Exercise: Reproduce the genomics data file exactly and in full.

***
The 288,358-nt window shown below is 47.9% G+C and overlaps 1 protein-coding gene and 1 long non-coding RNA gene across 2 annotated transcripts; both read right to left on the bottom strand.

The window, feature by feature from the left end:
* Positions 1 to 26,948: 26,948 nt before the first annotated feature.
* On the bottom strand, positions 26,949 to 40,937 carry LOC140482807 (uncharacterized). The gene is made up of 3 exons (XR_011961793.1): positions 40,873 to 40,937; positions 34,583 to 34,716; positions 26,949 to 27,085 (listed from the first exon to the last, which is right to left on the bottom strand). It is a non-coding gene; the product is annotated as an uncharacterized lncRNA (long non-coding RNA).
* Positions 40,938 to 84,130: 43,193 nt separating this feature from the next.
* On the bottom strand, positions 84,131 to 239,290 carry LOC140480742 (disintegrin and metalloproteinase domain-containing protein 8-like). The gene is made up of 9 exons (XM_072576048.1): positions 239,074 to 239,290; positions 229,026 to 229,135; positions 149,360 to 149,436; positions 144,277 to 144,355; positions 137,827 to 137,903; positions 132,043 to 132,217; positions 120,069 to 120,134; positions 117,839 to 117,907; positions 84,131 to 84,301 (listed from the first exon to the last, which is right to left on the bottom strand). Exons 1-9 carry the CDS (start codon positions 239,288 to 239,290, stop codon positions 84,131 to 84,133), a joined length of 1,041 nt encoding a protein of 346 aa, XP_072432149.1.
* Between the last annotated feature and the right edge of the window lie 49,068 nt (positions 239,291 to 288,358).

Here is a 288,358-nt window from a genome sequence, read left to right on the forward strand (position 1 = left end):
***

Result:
The 288,358-nt window shown below is 47.9% G+C and overlaps 1 protein-coding gene and 1 long non-coding RNA gene across 2 annotated transcripts; both read right to left on the bottom strand.

The window, feature by feature from the left end:
* Positions 1 to 26,948: 26,948 nt before the first annotated feature.
* On the bottom strand, positions 26,949 to 40,937 carry LOC140482807 (uncharacterized). The gene is made up of 3 exons (XR_011961793.1): positions 40,873 to 40,937; positions 34,583 to 34,716; positions 26,949 to 27,085 (listed from the first exon to the last, which is right to left on the bottom strand). It is a non-coding gene; the product is annotated as an uncharacterized lncRNA (long non-coding RNA).
* Positions 40,938 to 84,130: 43,193 nt separating this feature from the next.
* On the bottom strand, positions 84,131 to 239,290 carry LOC140480742 (disintegrin and metalloproteinase domain-containing protein 8-like). The gene is made up of 9 exons (XM_072576048.1): positions 239,074 to 239,290; positions 229,026 to 229,135; positions 149,360 to 149,436; positions 144,277 to 144,355; positions 137,827 to 137,903; positions 132,043 to 132,217; positions 120,069 to 120,134; positions 117,839 to 117,907; positions 84,131 to 84,301 (listed from the first exon to the last, which is right to left on the bottom strand). Exons 1-9 carry the CDS (start codon positions 239,288 to 239,290, stop codon positions 84,131 to 84,133), a joined length of 1,041 nt encoding a protein of 346 aa, XP_072432149.1.
* Between the last annotated feature and the right edge of the window lie 49,068 nt (positions 239,291 to 288,358).

Here is a 288,358-nt window from a genome sequence, read left to right on the forward strand (position 1 = left end):